Essay on the Sky


On Nature

Praia Brava, 2015. Photograph by Isaac Katz.

Billows and soft extensions, the cream lapping through there, between solid graymass and float down to sea, and above that gray, more light, and off to the left, white light, then ruffles, and above, more and more gray. In another direction, blue with acrobatic twists, spreadings. Is that the aither high above that the Greeks thought divine?

Mountains uplift, spray down to water, cream’s reddening, blocks it off to the right.

Bastions, mirth, huge extensions, structures of no hand, silver too is penetrant.

[Maricao, Puerto Rico, September 4, 2004]


At this time of day (the day has experienced enough and gone through transformations, travels even), a glow from the sky embraces the neighborhood, and as it goes from neighborhood to neighborhood, takes in the whole city in its look, and that glow is comforting. One realizes it is raining lightly, and the rain too takes part in the glow that several angled clouds have hooked into lower down.

[São Paulo, Brazil, February 24, 2005]


All day not really a cloud in sight—a still blue sky one could see and not feel threatened by. The day would not go very far, not splinter into challenges and excitement. Then, suddenly, they move in and begin to change the sky’s outlook. One large, potato-shaped cloud hovered over the tree line. Much later, at dusk, an out-of-focus cloud echoed the land’s bared curve.

 [Maricao, Puerto Rico, September 2, 2006]


A bit of sunlight touched the sky’s lining, and there was sun setting in the sky, but mainly it was a sky full of clouds. Their textures could be made out overhead and extending far into the distance, over the water and other islands’ darkening outlines. Much farther out, the sky lightened. Out there, white clouds instead of gray, and the mind’s imagination of a clearing for travelers by boat. The full moon half appeared through banks, a lemon sherbet over mountains along ocean edge. Then it disappeared from view. Later, while the moon itself remained hidden, its light could be seen projecting high into the sky against cloud shapes, stage-lighting a place known as heaven.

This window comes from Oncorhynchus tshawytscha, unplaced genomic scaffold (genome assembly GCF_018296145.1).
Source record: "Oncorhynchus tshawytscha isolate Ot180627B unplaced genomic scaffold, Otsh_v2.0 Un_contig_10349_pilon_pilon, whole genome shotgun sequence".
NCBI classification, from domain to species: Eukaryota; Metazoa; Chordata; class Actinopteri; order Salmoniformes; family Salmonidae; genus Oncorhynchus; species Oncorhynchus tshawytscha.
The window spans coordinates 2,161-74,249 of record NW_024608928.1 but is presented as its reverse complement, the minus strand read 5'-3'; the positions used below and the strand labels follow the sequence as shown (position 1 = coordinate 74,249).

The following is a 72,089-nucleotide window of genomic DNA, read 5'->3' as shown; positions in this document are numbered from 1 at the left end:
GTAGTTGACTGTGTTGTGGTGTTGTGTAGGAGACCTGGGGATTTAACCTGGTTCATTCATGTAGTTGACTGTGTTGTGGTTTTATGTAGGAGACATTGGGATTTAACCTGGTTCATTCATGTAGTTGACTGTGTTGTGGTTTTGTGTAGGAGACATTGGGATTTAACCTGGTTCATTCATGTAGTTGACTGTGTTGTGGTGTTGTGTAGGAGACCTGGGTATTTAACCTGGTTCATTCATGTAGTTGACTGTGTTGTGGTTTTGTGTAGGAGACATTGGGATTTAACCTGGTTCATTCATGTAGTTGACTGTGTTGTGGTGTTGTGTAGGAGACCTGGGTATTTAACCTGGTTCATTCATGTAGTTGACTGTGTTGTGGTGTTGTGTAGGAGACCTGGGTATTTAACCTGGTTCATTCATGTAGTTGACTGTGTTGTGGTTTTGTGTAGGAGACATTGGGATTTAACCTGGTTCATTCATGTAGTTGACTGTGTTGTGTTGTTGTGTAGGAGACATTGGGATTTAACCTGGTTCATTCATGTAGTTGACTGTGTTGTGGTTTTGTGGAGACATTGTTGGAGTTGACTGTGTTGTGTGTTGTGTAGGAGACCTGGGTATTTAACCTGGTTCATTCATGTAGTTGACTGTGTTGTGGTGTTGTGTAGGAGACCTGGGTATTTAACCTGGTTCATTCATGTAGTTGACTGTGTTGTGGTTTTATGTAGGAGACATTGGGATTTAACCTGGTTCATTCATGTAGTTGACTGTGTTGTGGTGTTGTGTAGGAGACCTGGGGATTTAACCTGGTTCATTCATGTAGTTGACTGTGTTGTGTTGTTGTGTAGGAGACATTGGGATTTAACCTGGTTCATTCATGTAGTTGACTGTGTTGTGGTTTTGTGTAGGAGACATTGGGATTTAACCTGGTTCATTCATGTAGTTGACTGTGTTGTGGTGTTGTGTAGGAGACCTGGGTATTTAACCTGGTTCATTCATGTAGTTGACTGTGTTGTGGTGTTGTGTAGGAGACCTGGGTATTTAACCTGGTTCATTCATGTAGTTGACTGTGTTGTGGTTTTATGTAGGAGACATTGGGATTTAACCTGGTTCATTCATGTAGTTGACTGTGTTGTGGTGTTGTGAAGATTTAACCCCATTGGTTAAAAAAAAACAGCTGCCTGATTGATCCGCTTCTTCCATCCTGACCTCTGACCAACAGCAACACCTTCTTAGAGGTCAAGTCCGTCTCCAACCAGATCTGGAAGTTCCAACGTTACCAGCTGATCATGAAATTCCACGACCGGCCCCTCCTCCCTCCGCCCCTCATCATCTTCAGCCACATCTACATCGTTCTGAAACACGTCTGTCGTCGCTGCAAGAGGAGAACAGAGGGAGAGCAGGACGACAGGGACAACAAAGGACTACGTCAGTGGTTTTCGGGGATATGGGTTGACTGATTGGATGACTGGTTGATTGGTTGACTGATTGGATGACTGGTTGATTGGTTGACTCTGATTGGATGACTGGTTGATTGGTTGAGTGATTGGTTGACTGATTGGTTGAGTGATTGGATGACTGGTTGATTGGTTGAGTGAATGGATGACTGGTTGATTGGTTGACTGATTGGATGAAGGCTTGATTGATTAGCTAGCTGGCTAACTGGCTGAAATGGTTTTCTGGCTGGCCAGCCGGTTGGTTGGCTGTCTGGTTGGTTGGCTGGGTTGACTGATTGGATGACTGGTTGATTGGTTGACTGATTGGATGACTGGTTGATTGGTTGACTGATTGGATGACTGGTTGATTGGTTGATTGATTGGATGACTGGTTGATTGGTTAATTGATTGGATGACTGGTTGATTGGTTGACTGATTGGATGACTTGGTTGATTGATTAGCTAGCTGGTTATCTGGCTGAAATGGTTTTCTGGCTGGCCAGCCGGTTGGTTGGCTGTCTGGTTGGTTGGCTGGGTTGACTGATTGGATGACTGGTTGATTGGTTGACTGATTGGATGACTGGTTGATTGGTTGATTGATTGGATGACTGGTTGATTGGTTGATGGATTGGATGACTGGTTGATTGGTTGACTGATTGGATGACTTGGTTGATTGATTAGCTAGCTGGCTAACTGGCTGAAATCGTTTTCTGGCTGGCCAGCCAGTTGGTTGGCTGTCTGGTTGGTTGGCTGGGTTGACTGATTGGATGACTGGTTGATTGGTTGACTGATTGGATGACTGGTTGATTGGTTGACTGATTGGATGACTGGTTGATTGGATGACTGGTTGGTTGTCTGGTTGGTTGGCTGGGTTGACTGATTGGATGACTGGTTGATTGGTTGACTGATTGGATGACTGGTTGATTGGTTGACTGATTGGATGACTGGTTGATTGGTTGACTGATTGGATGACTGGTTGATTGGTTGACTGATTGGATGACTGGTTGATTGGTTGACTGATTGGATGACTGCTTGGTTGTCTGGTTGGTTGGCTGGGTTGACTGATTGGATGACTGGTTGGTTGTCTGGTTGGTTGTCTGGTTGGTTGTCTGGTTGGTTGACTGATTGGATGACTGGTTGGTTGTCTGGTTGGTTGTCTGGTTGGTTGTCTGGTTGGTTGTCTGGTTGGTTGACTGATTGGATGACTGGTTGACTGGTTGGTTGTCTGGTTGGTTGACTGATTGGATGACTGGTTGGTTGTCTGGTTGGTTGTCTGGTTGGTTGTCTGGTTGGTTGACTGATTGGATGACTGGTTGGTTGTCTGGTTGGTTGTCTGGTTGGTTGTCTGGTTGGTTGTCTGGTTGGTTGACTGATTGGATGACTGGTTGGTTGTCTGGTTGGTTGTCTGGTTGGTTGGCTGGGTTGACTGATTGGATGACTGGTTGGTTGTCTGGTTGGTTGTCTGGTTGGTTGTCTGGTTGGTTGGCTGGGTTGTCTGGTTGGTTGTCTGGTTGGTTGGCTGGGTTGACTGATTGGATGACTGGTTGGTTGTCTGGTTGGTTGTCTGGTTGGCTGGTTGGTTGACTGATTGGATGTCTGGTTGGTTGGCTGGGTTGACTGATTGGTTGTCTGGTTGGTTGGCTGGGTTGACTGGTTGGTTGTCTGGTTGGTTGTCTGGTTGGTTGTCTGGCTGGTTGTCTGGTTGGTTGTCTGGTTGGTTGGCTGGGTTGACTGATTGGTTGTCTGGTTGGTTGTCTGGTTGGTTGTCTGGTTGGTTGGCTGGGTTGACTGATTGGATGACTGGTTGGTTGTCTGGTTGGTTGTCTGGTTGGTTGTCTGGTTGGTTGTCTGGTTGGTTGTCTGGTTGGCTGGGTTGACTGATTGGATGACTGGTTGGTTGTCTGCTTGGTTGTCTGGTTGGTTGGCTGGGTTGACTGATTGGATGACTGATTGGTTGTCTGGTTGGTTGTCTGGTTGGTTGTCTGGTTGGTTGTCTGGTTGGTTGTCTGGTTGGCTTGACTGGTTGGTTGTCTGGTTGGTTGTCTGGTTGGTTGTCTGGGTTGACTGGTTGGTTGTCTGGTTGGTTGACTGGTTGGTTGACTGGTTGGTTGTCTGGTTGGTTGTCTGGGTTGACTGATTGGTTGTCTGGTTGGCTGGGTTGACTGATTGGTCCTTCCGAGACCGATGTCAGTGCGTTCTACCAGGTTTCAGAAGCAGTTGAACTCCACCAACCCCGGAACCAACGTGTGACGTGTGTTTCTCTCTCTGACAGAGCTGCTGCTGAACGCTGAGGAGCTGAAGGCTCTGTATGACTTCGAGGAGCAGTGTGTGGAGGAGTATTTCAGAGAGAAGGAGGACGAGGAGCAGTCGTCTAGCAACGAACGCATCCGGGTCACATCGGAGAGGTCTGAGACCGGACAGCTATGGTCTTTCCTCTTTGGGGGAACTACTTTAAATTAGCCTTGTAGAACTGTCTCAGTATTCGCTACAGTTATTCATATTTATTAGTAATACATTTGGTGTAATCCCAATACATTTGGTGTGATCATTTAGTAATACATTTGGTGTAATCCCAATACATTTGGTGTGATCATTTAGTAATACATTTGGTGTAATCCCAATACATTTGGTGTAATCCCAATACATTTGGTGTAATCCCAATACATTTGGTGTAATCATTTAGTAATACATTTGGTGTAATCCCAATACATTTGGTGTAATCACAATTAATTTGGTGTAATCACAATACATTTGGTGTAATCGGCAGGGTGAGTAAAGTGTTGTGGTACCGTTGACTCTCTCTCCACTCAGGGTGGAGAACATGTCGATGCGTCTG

[Praia Brava, Ubatuba, Brazil, April 2, 2007]


There are so many things to see in the sky. There is the distant, silent, plane, almost invisible. There are the twin white moths that come circling one another. There are the buzzing propeller planes, with their reminders of gas and death. Mainly, there is the infinite blue, streaked with white cloud material. Our senses tell us it is infinite, and the feeling it gives us is of a moment that does not end and that connects to centuries before and possibly centuries ahead.

[Amagansett, New York, June 24, 2007]


A long, almost straight line veers gently upward, just above an indistinguishable band of cloud in the distance that hovers above the sea: their extensions seem endless to the left and right. A thin, dark blue band sits on top of sea’s horizon, separating it from the sky; the rest is gray at this hour, just past sunset. The sky would be deliriously light, were it not for the gathering clouds. The clouds had touched the mountain tops earlier, but even now, with the sky filling and lowering, there seems to be a light center, far out at sea; there always seems to be this light center somewhere. The receding grounds of landmasses, successively more defined against the sky, are classic shapes, remembered from other trips. The center’s color is an almost cream, just barely color, that confirms distance and a sense that there is another place there.

[Praia Brava, Ubatuba, March 18, 2008]


Today the clouds kept threatening to intervene; they did intervene, in fact, but no rain ever fell from them. In the morning, the sky was a sharp brightness, which effected the classic energy weariness known as the beach. Later, the sky accepted that today would be a mixed pattern, and it relaxed the tension between rain and sun. Both tendencies were allowed to coexist. The clouds flattened into languid strips, while a healthy swath of clear light once again dominated the central stage. I noticed the sky’s personality even at night: its great blankets of different grays, a seeming presence that dominates the lack of light.

[Praia Brava, Ubatuba, March 19, 2008]


In the morning, haze gives a comfortable feeling to the sky. It evens out texture, making the mountains that sit on top of the sea, the sea itself, and the few hovering clouds all feel made of one substance. The clouds in the morning are like hats. They hover just on top of the mountains; nowhere else in the sky are they visible. The sky’s color is an open, light blue. Yesterday, in the evening, the blue was like a memory of blues from childhood blankets or teacups, from someone else’s childhood.